Now, culprit companies are suddenly flouting their green credentials to shore up their position as custodians of the future. Shell Oil has made a big song and dance about its investments in green technology. Goldman Sachs has funded research into how to make cities “resilient to climate change”. These are little more than attempts to seduce and cajole worried publics and skittish investors. Still these companies hoard over-valued assets, continue ploughing resources into carbon-heavy industries, show no signs of leaving enough fossil fuels in the ground to avoid the breakdown of the climate, the potential collapse of civilisation and the extinction of life on earth. Negotiators were banned from mentioning climate change in recent UK-US trade talks. the UK government has subsidised the fossil fuel industry to the tune of 10bn in a decade, and its legislators continue to take its lobby money in return. They defend their right to starve out and flood and burn chunks of human existence – and make money doing it.
We are being held hostage by a cabal of ruthless ideologues whose only loyalty is to a doctrine of global death. Their success thrives on silence, isolation, manipulation, denial. They are united in their opposition to reality, in their determination to hunt down or hound out real alternatives that threaten their mortal stranglehold on power. All other doctrines are heresy, and their preachers envoys of a sinister delusion. They are unique guardians of a dark and dazzling reality.
If this took place among a handful of hippies beckoning oblivion from the heat haze of a california desert we would call it is: a death cult. Instead, it is orchestrated from sumptuous glass towers, from the velvet inner chambers of parliament – so we call it business as usual.
To these science-backed suggestions that economic alternatives are possible – even urgent, necessary, beautiful – they react with vitriol and incredulity. Saving the world may sound appealing, but it clashes intolerably with the cultish diktat: ‘There Is No Alternative”. Partisans of the Green New Deal like Alexandra Ocasio Cortez are dismissed at best as well-meaning dreamers or childish hysterics, and, at worst, nightmarish envoys of backdoor totalitarianism. Indeed, grassroots activists have been murdered for organising against big polluters. The political allegiances are clear: Defending life is foolish. Annihilation is inevitable. We have only to accept it graciously, to walk into its arms.
Rightwing politicians barter casually about the difference between a decarbonisation target of 2030, 2045, 2050, 2060 as a matter of messaging and electoral success. As though that difference were not cashed out in millions of deaths. Such differences slide off the sunny, addled mind of the cultist, for whom life and death are indistinguishable.
A chosen few will be spared; the golden ones who walk in the light. As the asset-stripping and plundering continues apace, so the market for luxury disaster insurance packages has grown, with companies offering high-tech flood defences, private firefighters, private security to guard against mobs of looters. Theirs is a gilded world where disaster can never truly happen to them – because it never truly has. That no insurance policy in the world will provide them with breathable air or sustainable agriculture is a matter for the others, the ghosts, the un-living, those whose existence never really registered. Us.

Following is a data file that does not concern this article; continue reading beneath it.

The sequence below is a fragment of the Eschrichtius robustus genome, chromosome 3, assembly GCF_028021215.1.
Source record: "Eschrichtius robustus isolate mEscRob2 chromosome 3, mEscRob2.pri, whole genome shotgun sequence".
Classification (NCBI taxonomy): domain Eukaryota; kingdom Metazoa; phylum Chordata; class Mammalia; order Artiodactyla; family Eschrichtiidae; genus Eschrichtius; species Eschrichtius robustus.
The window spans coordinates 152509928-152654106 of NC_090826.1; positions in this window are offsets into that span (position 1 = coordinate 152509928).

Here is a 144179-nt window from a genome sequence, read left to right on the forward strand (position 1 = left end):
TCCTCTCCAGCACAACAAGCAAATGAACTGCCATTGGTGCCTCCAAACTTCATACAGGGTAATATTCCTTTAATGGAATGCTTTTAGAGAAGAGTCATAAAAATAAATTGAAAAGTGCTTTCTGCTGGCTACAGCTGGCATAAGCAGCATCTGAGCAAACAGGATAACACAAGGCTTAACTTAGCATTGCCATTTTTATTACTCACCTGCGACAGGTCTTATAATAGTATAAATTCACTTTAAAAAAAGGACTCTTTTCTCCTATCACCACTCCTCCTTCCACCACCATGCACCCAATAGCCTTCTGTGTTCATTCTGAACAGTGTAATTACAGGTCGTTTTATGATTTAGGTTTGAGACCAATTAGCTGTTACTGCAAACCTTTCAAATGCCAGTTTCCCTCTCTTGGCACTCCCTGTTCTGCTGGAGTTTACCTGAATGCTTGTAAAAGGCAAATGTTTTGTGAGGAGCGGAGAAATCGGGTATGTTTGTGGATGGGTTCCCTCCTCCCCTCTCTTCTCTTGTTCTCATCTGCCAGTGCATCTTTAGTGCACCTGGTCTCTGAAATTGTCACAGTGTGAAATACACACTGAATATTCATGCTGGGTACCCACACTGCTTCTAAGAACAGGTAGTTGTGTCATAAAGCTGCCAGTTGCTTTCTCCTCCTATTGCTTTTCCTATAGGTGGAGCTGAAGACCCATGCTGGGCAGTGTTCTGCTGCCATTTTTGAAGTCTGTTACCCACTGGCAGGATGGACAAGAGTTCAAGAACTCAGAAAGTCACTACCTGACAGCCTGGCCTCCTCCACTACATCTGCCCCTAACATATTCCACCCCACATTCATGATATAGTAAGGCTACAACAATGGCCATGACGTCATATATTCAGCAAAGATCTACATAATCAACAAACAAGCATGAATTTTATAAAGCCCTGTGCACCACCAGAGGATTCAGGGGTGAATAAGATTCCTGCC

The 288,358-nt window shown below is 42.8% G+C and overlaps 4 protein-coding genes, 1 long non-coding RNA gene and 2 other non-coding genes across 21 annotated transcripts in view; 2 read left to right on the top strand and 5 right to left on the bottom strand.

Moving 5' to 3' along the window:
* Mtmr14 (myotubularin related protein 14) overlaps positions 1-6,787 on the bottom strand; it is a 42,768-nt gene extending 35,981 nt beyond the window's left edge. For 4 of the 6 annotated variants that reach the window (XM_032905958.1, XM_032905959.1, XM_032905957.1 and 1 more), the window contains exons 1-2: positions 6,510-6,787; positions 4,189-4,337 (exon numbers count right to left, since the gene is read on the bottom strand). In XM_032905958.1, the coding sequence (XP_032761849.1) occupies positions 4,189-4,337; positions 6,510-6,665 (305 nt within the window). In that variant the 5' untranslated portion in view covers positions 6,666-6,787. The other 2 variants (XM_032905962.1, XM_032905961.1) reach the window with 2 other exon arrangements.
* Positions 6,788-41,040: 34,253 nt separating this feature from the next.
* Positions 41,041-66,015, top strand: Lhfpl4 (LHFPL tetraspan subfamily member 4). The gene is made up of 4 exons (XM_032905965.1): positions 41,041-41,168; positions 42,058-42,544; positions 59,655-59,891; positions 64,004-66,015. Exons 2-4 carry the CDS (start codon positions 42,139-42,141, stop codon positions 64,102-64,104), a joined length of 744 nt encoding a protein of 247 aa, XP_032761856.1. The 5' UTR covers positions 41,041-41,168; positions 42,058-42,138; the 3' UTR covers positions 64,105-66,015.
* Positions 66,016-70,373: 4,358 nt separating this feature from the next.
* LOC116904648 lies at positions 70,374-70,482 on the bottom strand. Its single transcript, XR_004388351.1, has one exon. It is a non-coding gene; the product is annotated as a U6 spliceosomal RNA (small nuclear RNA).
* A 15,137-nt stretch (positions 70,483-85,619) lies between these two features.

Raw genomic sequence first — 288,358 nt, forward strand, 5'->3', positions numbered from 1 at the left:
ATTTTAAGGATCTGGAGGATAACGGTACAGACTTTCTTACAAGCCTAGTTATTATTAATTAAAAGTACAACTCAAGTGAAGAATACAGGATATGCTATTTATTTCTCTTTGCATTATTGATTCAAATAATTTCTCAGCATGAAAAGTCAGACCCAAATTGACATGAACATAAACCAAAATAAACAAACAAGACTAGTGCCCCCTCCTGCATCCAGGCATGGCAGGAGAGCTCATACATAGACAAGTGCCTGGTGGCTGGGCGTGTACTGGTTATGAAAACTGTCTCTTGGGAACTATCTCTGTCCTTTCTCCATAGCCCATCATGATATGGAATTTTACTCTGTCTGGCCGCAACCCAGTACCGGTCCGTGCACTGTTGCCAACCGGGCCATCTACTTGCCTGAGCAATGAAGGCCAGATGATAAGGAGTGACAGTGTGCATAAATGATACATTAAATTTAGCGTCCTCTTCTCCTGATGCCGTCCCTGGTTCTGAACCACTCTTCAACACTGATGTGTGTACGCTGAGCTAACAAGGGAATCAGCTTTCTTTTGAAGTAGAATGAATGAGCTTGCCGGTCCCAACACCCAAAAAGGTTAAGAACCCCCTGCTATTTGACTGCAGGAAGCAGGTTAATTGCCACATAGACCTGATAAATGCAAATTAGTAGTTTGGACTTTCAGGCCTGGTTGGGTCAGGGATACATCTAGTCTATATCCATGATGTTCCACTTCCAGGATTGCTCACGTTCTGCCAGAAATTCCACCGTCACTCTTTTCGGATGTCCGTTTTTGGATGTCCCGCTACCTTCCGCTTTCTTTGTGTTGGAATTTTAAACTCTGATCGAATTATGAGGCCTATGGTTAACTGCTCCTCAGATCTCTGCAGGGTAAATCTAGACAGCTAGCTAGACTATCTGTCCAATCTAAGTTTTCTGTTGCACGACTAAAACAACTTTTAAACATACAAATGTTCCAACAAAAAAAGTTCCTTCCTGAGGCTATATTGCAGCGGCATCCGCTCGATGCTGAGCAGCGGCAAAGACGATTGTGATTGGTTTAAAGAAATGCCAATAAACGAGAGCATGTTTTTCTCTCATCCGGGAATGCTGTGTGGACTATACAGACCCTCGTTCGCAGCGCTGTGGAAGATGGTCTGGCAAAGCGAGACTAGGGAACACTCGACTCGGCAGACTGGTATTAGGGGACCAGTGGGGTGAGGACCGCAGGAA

Broadcasters tried to haul Boris Johnson before the court of the living on Thursday night for the climate change debate, to account for Conservative policy proposals which present a 50% risk of tipping the world into irreversible, runaway climate breakdown, to account for his fossil fuel backers. He responded by threatening them with censure and legal action. Cult leaders can tolerate no scrutiny of their fragile world picture, no challenge to their power.
We can break the stranglehold, and commit the death cultists to the bleak annals of history where they belong. It is time to choose only those who have chosen life.
Eleanor Penny is a writer and a regular contributor to Novara Media.
(CNN)Planned Parenthood‘s super PAC kicked off a $45 million electoral program targeted toward battleground states for the 2020 election, the reproductive rights giant announced on Wednesday.
The group’s self-identified largest program to date will go toward “large-scale grassroots organizing programs and targeted canvass, digital, television, radio and mail programs,” according to a press release. Arizona, Colorado, Florida, Michigan, Minnesota, New Hampshire, North Carolina, Pennsylvania and Wisconsin will all be focuses of the initiative, per the release.
“Who we elect will determine our access to birth control, cancer screenings, sex education, abortion access and more,” said Kelley Robinson, executive director of Planned Parenthood Votes, in a statement.
“That’s why Planned Parenthood Votes will use every tool at our disposal to hit the pavement, flood the airwaves, and elect reproductive rights champions up and down the ballot,” she added. “We know this is a fight we can win.”